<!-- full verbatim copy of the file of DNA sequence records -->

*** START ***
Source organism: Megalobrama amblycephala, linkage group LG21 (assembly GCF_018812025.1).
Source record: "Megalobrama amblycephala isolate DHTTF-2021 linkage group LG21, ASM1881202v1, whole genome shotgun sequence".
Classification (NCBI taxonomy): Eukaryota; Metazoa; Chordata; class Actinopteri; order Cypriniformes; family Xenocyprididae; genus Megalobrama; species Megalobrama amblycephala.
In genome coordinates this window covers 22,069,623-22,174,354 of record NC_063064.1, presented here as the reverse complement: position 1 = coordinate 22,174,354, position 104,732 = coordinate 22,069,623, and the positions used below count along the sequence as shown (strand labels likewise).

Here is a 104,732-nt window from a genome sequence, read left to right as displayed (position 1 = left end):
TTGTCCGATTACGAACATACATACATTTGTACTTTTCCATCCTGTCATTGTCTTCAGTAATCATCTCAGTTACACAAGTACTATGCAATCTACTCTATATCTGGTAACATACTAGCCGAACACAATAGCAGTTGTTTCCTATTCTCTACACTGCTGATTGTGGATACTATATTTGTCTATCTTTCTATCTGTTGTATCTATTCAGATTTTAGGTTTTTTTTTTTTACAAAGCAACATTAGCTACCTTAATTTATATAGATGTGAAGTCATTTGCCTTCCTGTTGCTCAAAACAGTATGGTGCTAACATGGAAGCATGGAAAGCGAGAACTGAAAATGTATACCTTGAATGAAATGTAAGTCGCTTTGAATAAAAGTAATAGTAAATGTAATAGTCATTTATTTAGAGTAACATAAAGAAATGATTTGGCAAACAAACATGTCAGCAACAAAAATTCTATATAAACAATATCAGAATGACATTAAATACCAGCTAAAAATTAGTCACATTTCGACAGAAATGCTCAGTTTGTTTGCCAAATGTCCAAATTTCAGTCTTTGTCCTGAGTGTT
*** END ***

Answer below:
Source organism: Megalobrama amblycephala, linkage group LG21 (assembly GCF_018812025.1).
Source record: "Megalobrama amblycephala isolate DHTTF-2021 linkage group LG21, ASM1881202v1, whole genome shotgun sequence".
Classification (NCBI taxonomy): Eukaryota; Metazoa; Chordata; class Actinopteri; order Cypriniformes; family Xenocyprididae; genus Megalobrama; species Megalobrama amblycephala.
In genome coordinates this window covers 22,069,623-22,174,354 of record NC_063064.1, presented here as the reverse complement: position 1 = coordinate 22,174,354, position 104,732 = coordinate 22,069,623, and the positions used below count along the sequence as shown (strand labels likewise).

Here is a 104,732-nt window from a genome sequence, read left to right as displayed (position 1 = left end):
TTGTCCGATTACGAACATACATACATTTGTACTTTTCCATCCTGTCATTGTCTTCAGTAATCATCTCAGTTACACAAGTACTATGCAATCTACTCTATATCTGGTAACATACTAGCCGAACACAATAGCAGTTGTTTCCTATTCTCTACACTGCTGATTGTGGATACTATATTTGTCTATCTTTCTATCTGTTGTATCTATTCAGATTTTAGGTTTTTTTTTTTTACAAAGCAACATTAGCTACCTTAATTTATATAGATGTGAAGTCATTTGCCTTCCTGTTGCTCAAAACAGTATGGTGCTAACATGGAAGCATGGAAAGCGAGAACTGAAAATGTATACCTTGAATGAAATGTAAGTCGCTTTGAATAAAAGTAATAGTAAATGTAATAGTCATTTATTTAGAGTAACATAAAGAAATGATTTGGCAAACAAACATGTCAGCAACAAAAATTCTATATAAACAATATCAGAATGACATTAAATACCAGCTAAAAATTAGTCACATTTCGACAGAAATGCTCAGTTTGTTTGCCAAATGTCCAAATTTCAGTCTTTGTCCTGAGTGTT